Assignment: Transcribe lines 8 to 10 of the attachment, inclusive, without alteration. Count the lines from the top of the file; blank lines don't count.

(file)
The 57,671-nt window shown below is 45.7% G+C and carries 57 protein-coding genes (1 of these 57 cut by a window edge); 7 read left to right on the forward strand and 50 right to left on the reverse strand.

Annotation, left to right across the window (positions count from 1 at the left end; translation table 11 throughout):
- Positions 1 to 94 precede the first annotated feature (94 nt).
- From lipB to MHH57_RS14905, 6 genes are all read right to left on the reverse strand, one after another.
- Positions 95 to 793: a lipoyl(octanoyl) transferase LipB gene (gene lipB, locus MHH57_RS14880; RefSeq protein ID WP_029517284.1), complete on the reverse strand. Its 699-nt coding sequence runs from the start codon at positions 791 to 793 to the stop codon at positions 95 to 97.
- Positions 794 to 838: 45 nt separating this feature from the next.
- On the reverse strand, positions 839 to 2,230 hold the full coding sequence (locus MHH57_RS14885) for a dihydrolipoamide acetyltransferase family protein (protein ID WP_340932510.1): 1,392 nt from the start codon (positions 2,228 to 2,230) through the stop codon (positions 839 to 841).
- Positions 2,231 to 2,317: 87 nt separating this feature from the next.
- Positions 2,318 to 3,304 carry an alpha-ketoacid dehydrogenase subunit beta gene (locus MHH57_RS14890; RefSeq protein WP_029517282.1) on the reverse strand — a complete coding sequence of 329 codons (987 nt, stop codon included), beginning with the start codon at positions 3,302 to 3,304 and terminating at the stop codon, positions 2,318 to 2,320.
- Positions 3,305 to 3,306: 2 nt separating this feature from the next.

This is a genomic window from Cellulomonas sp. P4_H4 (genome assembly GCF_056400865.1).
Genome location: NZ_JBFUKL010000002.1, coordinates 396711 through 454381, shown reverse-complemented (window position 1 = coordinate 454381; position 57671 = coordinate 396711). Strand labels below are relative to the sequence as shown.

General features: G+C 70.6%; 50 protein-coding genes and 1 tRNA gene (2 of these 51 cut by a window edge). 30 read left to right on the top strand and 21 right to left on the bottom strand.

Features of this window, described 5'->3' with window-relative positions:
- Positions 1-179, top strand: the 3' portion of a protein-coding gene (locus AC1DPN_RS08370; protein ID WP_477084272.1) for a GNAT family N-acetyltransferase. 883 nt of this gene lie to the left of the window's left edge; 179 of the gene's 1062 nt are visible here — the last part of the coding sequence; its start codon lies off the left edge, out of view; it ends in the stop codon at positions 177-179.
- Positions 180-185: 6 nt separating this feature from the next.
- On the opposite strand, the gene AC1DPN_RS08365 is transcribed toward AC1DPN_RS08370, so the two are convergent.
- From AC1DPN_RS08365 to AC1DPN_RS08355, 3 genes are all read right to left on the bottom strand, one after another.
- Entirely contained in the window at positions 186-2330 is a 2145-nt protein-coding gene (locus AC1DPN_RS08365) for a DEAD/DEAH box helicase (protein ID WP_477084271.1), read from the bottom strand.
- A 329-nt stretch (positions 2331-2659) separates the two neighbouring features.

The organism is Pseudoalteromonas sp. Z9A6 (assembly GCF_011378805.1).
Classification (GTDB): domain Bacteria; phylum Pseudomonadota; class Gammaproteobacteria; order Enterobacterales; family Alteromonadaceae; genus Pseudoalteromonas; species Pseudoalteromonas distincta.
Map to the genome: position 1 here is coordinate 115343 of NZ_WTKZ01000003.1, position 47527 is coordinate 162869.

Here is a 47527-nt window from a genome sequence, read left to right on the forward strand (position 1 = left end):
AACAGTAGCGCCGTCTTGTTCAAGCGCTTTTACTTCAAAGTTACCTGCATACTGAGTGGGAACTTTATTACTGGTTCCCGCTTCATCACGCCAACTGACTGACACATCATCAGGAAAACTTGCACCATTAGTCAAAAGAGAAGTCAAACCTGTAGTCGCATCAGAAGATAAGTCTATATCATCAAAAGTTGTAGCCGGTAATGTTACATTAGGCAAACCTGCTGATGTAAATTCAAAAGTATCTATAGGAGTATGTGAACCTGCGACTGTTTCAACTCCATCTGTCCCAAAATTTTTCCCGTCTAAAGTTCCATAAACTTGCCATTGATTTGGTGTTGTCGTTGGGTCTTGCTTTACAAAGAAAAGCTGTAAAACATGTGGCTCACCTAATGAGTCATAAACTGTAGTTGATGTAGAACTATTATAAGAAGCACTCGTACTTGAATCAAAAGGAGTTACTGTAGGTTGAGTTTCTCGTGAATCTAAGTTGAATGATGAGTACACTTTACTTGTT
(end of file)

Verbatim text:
- Positions 2,231 to 2,317: 87 nt separating this feature from the next.
- Positions 2,318 to 3,304 carry an alpha-ketoacid dehydrogenase subunit beta gene (locus MHH57_RS14890; RefSeq protein WP_029517282.1) on the reverse strand — a complete coding sequence of 329 codons (987 nt, stop codon included), beginning with the start codon at positions 3,302 to 3,304 and terminating at the stop codon, positions 2,318 to 2,320.
- Positions 3,305 to 3,306: 2 nt separating this feature from the next.